Also, it is fairly obvious that Unity relies heavily on keyboard shortcuts. While they do make the workflow more efficient, there is no way for a normal user to know what these shortcuts are. The shortcuts are mentioned in the manual; however, the average user rarely reads them. To teach users about the shortcuts, Ubuntu can include the Unity tricks wallpaper in the default wallpaper set. That way, there is a bigger chance users will get to know the shortcuts.

Another problem which needs to be addressed is that users, after installing Ubuntu Natty, don’t actually know where to start. The top left Ubuntu logo blends in so well with the panel that it looks as if it is a part of the panel. A simple solution to this problem will be to highlight the logo after a fresh install. That is, make the logo blue or green during the first session so that the user knows that this is the place to start.

4. Better Global Menu

Global menu is another great addition to Ubuntu that helps save screen real estate. Many applications do support the global menu including some KDE applications like Kword and Amarok; however, some applications, including the default ones like Transmission and LibreOffice, don’t work well with the global Menu. Also, the global menu might seem a bit confusing at first, especially with the titlebar and the menu merged together in a clumsy fashion.

When the titlebar and the menu are displayed at once, the title of the window gets slashed in half; for example, Home Folder becomes Home Fo. To be brutally honest, that just looks plain ugly. The best thing Ubuntu can do here is that it can totally get rid of the global menu, and try something on the lines of Firefox 4. Firefox’s new application menu includes a Firefox logo along with a dropdown menu. Such a system will make the panel look more clean and usable.

5. Make Quicklists Zeitgeist integrated

This again, is not a must-have feature; however, the launcher if integrated with Zeitgeist (Windows 7 style), can dramatically improve usability. It will also make things easier and familiar for users who are migrating from Windows 7.

6. Make Unity mouse-friendly

Unity relies heavily on keyboard shortcuts, which can be a heaven for power users. However, the new users are more mouse-oriented and don’t rely that much on keyboard shortcuts to get their work done. If you’ve used Unity for a while, you’ll notice that common tasks like finding applications and changing settings require twice or thrice the amount of clicks than it required on GNOME 2.x. If you’re a KDE4 user, you’ll realize how efficient KDE is when used with a mouse. You can use the system completely without touching the keyboard. Ubuntu can make Unity more mouse friendly by simply categorizing the menu properly, the rest of the things don’t need much work.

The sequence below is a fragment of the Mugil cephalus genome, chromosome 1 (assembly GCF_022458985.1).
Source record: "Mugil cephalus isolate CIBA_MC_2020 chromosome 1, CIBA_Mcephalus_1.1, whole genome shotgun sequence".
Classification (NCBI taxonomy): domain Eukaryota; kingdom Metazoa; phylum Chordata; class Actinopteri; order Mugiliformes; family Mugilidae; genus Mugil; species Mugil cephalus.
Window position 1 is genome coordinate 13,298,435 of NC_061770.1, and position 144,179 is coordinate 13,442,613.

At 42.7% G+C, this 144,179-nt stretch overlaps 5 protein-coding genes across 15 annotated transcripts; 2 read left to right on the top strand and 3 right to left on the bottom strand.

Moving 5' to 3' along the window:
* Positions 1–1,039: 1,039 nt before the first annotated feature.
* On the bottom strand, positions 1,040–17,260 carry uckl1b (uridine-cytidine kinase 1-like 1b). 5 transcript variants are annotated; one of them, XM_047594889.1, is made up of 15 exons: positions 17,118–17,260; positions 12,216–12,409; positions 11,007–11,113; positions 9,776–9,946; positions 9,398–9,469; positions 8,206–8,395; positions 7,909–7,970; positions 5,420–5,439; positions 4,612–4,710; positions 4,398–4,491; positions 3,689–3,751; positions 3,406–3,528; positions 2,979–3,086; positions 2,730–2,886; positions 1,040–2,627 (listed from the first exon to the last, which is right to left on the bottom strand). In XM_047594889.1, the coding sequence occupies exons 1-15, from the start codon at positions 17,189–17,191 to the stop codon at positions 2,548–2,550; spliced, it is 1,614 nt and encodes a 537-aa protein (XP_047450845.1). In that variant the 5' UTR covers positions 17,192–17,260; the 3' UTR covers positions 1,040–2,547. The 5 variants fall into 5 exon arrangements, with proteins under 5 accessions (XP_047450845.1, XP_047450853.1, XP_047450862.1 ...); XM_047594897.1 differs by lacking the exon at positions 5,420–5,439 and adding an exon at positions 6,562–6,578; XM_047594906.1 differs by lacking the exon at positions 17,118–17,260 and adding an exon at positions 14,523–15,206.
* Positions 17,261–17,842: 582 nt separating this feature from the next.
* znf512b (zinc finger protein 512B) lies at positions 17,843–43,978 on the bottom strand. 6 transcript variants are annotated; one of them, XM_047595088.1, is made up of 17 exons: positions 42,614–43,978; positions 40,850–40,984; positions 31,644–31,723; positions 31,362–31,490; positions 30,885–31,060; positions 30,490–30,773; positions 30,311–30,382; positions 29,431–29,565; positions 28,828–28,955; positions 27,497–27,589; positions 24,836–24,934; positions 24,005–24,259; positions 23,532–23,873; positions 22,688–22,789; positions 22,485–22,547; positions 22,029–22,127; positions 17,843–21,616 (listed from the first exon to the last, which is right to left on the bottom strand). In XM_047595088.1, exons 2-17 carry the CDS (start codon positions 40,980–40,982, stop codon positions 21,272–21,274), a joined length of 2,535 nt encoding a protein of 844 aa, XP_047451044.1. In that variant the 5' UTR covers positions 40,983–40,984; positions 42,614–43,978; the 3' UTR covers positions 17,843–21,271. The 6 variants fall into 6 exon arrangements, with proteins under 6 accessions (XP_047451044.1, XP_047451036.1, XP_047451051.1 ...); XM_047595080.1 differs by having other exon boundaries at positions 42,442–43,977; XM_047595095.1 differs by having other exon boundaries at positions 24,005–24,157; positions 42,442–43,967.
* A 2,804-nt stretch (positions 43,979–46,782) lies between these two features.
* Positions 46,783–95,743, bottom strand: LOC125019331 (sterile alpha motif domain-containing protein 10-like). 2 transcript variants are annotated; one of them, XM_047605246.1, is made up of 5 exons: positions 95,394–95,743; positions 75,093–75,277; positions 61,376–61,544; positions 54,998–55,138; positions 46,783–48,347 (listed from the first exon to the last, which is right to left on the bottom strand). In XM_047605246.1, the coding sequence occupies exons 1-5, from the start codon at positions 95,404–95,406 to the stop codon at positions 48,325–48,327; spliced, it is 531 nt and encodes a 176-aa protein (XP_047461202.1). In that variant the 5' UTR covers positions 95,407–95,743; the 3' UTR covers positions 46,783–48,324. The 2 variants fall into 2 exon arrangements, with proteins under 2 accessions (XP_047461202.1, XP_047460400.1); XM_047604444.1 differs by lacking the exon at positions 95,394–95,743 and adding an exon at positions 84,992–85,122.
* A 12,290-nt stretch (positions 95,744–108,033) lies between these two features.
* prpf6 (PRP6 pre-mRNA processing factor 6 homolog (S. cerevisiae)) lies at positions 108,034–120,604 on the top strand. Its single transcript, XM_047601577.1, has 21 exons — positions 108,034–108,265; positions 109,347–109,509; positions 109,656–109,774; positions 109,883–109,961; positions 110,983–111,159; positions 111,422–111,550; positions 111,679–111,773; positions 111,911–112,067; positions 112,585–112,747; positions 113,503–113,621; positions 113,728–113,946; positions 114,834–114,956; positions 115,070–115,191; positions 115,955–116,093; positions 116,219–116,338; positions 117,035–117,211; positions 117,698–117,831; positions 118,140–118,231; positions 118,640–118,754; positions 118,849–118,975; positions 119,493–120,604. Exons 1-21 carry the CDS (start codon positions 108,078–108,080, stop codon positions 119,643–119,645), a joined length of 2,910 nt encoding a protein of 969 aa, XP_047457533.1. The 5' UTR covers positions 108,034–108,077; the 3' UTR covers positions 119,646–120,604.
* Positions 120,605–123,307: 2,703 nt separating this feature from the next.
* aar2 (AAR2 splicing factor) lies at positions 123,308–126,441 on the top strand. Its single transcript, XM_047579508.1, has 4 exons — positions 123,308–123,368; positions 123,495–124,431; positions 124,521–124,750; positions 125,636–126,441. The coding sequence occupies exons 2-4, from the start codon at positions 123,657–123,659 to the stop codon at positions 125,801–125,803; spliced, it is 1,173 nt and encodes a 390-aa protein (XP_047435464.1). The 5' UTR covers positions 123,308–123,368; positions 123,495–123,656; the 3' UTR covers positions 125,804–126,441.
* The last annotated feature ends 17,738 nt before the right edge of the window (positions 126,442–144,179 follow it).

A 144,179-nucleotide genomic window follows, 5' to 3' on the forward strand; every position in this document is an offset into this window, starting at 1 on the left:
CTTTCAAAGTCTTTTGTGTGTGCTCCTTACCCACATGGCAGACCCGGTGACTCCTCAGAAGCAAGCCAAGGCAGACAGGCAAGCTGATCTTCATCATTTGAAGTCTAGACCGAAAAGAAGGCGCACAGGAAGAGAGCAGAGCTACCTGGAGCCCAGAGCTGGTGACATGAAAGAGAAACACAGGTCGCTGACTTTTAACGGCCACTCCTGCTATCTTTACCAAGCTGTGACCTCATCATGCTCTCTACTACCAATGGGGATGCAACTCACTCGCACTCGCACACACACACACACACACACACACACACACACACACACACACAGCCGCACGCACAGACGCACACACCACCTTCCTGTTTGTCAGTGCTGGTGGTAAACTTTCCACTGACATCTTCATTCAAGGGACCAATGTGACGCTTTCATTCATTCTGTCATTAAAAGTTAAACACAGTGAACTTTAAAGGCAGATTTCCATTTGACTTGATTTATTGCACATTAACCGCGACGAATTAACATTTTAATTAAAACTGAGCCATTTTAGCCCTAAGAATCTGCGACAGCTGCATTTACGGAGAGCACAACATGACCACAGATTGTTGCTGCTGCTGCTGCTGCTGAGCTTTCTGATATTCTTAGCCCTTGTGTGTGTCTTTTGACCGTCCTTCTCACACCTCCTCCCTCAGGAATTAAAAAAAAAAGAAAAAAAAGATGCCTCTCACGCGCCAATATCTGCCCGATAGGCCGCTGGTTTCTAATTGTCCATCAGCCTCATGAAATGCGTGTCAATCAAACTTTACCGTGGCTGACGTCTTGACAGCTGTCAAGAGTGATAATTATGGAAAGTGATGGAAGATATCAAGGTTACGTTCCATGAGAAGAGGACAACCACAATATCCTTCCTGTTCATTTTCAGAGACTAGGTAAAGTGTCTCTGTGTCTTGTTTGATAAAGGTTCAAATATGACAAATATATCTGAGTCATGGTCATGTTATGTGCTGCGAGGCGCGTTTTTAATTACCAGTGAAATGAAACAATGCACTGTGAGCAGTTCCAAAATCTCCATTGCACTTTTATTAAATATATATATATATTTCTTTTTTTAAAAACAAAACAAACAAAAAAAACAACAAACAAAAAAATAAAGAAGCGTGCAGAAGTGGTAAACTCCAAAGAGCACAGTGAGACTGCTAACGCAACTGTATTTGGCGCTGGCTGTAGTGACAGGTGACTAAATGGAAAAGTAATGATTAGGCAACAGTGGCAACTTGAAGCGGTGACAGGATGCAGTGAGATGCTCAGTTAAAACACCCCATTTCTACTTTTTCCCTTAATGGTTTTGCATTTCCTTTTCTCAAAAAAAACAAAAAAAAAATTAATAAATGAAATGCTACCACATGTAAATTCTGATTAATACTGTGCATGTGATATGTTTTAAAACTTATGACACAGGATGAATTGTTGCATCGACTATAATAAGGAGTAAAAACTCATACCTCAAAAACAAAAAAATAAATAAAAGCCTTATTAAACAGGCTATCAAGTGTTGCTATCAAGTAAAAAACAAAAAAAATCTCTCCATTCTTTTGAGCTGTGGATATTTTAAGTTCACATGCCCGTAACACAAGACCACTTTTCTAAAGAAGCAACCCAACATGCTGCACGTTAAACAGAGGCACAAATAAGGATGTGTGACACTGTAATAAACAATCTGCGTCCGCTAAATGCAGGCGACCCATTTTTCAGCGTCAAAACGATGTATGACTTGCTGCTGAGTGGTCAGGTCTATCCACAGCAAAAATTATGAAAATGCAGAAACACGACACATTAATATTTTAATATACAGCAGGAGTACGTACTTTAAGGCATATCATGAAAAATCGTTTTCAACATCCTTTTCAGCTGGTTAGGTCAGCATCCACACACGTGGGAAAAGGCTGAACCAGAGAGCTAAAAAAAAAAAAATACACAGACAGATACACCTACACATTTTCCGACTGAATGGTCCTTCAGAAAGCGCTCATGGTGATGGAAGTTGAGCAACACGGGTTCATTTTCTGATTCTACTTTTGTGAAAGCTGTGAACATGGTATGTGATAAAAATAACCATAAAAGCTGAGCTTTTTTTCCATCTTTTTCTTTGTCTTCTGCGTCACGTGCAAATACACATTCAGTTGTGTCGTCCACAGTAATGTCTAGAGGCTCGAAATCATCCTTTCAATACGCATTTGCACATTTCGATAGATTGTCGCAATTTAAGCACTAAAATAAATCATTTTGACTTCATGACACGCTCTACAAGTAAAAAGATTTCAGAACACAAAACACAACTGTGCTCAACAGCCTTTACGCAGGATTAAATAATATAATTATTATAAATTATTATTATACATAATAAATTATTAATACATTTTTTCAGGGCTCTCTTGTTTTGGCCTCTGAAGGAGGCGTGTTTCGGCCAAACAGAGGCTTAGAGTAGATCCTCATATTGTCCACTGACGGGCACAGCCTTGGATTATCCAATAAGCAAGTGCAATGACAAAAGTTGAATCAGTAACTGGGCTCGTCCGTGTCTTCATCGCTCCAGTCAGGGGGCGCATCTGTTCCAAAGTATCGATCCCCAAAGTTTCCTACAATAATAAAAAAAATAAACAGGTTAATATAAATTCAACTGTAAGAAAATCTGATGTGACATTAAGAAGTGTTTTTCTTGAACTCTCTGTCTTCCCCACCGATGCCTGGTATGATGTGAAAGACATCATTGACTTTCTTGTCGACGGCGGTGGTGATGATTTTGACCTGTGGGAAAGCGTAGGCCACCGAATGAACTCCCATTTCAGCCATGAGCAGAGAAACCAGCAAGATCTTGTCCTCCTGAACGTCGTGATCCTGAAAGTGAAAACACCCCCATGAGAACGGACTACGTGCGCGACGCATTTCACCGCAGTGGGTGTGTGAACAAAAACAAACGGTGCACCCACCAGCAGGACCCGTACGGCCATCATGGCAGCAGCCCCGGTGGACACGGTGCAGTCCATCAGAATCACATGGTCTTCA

7. Add settings to configure/remove Zeitgeist history: Zeitgeist integration makes sure that the most used applications and files are always a click away. While this may be a great push on the usability front, the lack of any option to clear that history can be, if not embarrassing, problematic for few. Unity must provide a ‘Clear History’ option that shows up in the Dash itself, every time a user searches for something. Also, users should have better control on how Zeitgeist saves their activity.

8. Provide an easy way to configure Unity interface

Many people will find the second point of this list a bit redundant as the launcher can be easily made persistent and smaller using Compiz Config Settings Manager (CCSM). As easy as that may seem to seasoned Linux users, new users, currently, have no way of modifying these settings. In fact, many of them don’t even know what Compiz is. Hence, having a neat way to configure everything related to Unity is a must.

9. Add desktop widget support

Almost all the major desktops have support for widgets, gadgets or plasmoids. They provide added functionality to the desktop without cluttering things up. Unity desktop, in its current avatar, looks a bit empty. Having desktop widgets, say screenlets run on it will make it more modern as well as more functional. Again, this is not something Ubuntu should focus on right now, but it can consider it for future versions.

10. Provide an easy way to whitelist tray applications

Tray support was dropped in Natty due to Ubuntu’s move towards a more integrated desktop. While the tray does allow applications like Skype and others to use the tray, there are a few applications such Tweetdeck and Spaz which don’t work well with this feature. Ubuntu, at least for now, should either white list all applications, or provide users with easy ways to do that.

Conclusion

Many users have deemed Unity as Ubuntu’s Vista moment; however, we beg to differ. Unity brings a refreshing change to the nearly stagnant Linux desktop. The only problem is that it is still half-baked and has a lot of room for improvements. Also, there are some usability problems which need immediate attention, and if Canonical gets them right, they’re not far away from that 200-million-users goal. Veteran Linuxiens who may have been disappointed with Unity shouldn’t give up on Unity too soon; on the contrary, they should see this as Ubuntu’s KDE 4 moment, a major transition phase. With a few good decisions and a little help from the community, Unity can get back into the game way faster than expected.

Your Opinion: What do you think of Unity in its current avatar? Does it need any improvements, or is it fine just the way it is? Also, do tell us how, according to you, Unity can be improved. Speak your mind by using the comments section below.